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Popular Science: One-night stand. That’s what ONLY men want?

If you ask which gender is more willing to change partners, to establish new relationships or engage in sex without love and commitment, almost everybody would answer men. However, is it absolutely true, or are there any differences based on sexual orientation, gender nonconformity or socio-cultural background? This is exactly what the Czech-Brazilian research team wanted to find out. Zuzana Štěrbová from the Department of Zoology of the Faculty of Science was one of the members of the team, which by chance happened to be composed mainly of women.

Sociosexual orientation is a term describing individual differences in the tendency to establish sexual relationships without commitment. On average, it is higher in men than in women, but there is even considerable variability within the sexes. Sociosexuality may not only be influenced by the gender, but also by how feminine/masculine the individual is in certain characteristics and traits. However, the results of previous studies that focused on the degree of femininity/masculinity and sociosexuality are inconsistent. Most of them pointed out that more masculine men and women tend to have a higher degree of sociosexuality on average, and also claim to have more sex partners during their lives. The authors explained this finding most often by the fact that if an individual is exposed to higher levels of male hormones during prenatal development, he or she will later develop more evident behavior typical of males, such as a greater tendency to promiscuity or higher sociosexuality. Other studies, however, came to the opposite conclusion, i.e. that feminine individuals showed more promiscuity than those masculine ones. Based on this ambiguity, the explanation through the organizational effect of sex hormones in prenatal development seems insufficient and the relationship between sociosexuality and femininity/masculinity is rather multidimensional. Thus, an individual with a higher degree of sociosexuality may show a greater gender conformity in some characteristics, but be atypical in others.

The authors of this study have therefore decided to focus on one of the traits of femininity/masculinity, namely the individual level of Childhood gender nonconformity (CGN) and Continuous gender identity (CGI). Gender nonconformity (or atypicality) refers to the gender role and its expression, i.e. behavior, attitudes and personality traits, which prove to be more or less typical of the specific gender. The research team tested more than 1,300 heterosexual and homosexual men and women from Brazil and the Czech Republic. The respondents completed an online questionnaire of about forty minutes on topics such as self-assessment on the 7-point Kinsey scale (a scale describing an individual's sexual orientation, 0-exclusively heterosexual, 6-exclusively homosexual) and CGN- and CGI-focused questions. For example, whether the respondents wanted to play more with boys or girls as children, or whether they find it funny to dress up as the opposite sex at a costume party. Again, it was possible to respond on a seven-point scale, and to say which statement on the scale I fully agree - I completely disagree corresponded the best to them. Participants also completed the revised Social Orientation Questionnaire (r-SOI) that measures willingness to engage in sexual relationships without commitment.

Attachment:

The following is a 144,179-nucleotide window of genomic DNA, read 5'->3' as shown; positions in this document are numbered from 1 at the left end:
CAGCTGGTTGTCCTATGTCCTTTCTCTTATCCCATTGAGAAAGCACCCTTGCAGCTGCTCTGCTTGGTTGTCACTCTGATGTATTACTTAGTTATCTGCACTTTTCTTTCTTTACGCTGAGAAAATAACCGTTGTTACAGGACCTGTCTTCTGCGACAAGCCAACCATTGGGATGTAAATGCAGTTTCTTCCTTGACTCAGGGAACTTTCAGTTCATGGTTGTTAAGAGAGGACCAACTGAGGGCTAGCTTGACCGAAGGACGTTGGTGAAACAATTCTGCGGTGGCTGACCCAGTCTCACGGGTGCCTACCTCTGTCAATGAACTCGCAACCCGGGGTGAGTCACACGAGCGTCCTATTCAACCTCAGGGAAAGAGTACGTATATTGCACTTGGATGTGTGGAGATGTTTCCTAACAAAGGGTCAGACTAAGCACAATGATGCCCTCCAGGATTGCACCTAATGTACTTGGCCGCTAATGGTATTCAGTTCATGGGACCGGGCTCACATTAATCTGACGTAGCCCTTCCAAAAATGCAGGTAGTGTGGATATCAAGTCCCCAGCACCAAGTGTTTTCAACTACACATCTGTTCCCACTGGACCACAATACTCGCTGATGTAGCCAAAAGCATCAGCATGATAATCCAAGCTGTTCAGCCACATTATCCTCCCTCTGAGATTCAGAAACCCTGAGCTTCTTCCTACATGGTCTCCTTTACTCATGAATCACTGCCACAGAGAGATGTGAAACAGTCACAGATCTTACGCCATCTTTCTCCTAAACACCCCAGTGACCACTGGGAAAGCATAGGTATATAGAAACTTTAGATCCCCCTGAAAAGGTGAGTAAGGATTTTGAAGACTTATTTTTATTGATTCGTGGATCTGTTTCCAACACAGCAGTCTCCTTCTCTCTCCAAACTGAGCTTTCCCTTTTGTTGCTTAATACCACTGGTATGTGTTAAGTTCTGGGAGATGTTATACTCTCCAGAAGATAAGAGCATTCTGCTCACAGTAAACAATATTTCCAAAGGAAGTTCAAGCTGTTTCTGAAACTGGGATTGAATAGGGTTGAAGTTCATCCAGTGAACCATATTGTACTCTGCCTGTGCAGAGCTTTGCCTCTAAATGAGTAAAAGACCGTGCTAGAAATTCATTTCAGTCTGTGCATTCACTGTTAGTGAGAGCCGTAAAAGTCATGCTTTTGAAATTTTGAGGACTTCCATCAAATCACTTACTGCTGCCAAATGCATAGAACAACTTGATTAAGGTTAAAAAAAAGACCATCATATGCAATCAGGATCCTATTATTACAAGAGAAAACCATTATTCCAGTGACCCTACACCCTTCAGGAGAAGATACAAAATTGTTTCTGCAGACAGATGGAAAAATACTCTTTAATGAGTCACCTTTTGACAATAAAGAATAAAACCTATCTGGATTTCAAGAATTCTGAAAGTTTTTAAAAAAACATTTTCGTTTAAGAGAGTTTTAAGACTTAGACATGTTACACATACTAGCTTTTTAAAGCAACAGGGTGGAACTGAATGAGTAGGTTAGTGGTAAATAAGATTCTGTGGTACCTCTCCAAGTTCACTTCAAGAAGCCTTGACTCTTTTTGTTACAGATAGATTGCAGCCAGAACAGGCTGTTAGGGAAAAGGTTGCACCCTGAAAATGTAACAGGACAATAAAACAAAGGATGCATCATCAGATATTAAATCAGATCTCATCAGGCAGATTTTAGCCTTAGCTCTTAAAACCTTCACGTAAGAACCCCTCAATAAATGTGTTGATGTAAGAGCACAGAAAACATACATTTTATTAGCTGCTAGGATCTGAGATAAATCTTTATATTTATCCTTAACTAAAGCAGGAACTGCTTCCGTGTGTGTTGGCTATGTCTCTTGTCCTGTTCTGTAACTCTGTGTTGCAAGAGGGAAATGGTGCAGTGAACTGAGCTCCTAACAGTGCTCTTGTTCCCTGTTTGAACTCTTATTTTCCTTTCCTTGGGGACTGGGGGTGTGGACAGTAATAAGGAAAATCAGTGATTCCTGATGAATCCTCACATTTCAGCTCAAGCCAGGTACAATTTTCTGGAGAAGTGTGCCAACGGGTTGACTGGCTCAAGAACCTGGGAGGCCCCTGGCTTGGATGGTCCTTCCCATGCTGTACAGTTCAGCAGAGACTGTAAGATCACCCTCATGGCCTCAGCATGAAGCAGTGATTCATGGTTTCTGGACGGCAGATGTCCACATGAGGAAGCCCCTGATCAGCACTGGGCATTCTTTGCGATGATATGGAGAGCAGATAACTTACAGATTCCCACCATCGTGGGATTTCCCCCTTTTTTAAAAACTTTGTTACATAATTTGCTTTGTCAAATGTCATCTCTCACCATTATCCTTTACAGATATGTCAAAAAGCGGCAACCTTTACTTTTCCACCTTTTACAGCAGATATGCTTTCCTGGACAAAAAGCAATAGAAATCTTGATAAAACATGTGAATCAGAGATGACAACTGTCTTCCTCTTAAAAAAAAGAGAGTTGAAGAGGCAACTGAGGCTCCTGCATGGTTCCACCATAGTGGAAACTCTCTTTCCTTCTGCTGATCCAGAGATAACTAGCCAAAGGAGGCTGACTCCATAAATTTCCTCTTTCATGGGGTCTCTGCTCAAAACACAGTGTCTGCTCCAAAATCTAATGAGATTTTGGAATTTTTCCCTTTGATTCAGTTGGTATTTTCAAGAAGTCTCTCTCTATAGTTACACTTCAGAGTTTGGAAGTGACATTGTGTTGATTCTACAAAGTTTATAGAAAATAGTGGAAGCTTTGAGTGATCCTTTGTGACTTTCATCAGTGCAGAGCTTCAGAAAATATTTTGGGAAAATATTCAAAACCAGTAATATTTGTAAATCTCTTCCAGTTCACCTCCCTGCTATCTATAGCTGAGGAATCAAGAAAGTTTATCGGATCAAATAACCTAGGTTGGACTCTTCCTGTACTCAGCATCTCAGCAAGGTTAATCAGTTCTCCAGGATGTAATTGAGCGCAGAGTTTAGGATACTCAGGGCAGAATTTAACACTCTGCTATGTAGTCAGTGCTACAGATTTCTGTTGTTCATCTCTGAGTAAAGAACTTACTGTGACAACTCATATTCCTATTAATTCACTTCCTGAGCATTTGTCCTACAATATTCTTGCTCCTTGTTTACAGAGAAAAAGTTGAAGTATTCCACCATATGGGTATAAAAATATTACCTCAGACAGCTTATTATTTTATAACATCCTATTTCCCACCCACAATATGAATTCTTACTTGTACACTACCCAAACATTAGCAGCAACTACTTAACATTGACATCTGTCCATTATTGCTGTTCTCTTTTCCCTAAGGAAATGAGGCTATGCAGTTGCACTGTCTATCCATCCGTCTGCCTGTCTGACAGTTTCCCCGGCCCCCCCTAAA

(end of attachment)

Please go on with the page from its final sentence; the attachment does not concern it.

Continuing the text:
The results of the research showed that a higher gender nonconformity, i.e. masculinity in heterosexual women and femininity in men (regardless of their sexual orientation) are related to a higher sociosexuality. The higher sociosexuality in more masculine women can be explained by the aforementioned influence of androgens (male sex hormones), both in the prenatal period and at present. Another explanation may be that the higher level of sociosexuality in masculine women reflects a rapid life strategy (the so-called r-strategy, which is characterized, for example, by earlier reproduction and a higher number of descendants, which may be associated with a higher number of sexual partners). The authors explain the correlation between the sociosexuality and femininity in the Brazilian men by the fact that in a population where men show a higher rate of masculinity on average in some characteristics (as in Brazil, where Brazilian men have shown a higher rate of masculinity in physical characteristics compared to their Czech counterparts), it may be advantageous for an individual to have some feminine characteristics, such as a greater degree of kindness and understanding. These are qualities that women generally consider attractive. Thus, an individual who has a higher degree of masculinity in one dimension and a higher degree of femininity in the other may have a reproductive advantage over purely masculine or feminine individuals, as he will be generally considered to be a more attractive partner. Thus, the results of this study show that the traditional stereotypical notion that only men tend to be more sociosexual is not completely valid and there are many more factors to be considered than just the individual's biological sex.

Bártová K, Štěrbová Z, Correa Varella MA, Varella Valentova J, 2020: Femininity in men and masculinity in women is positively related to sociosexuality. Personality and individual Differences, 152: 109575.

Darina Koubínová

Published: Apr 09, 2020 07:10 PM

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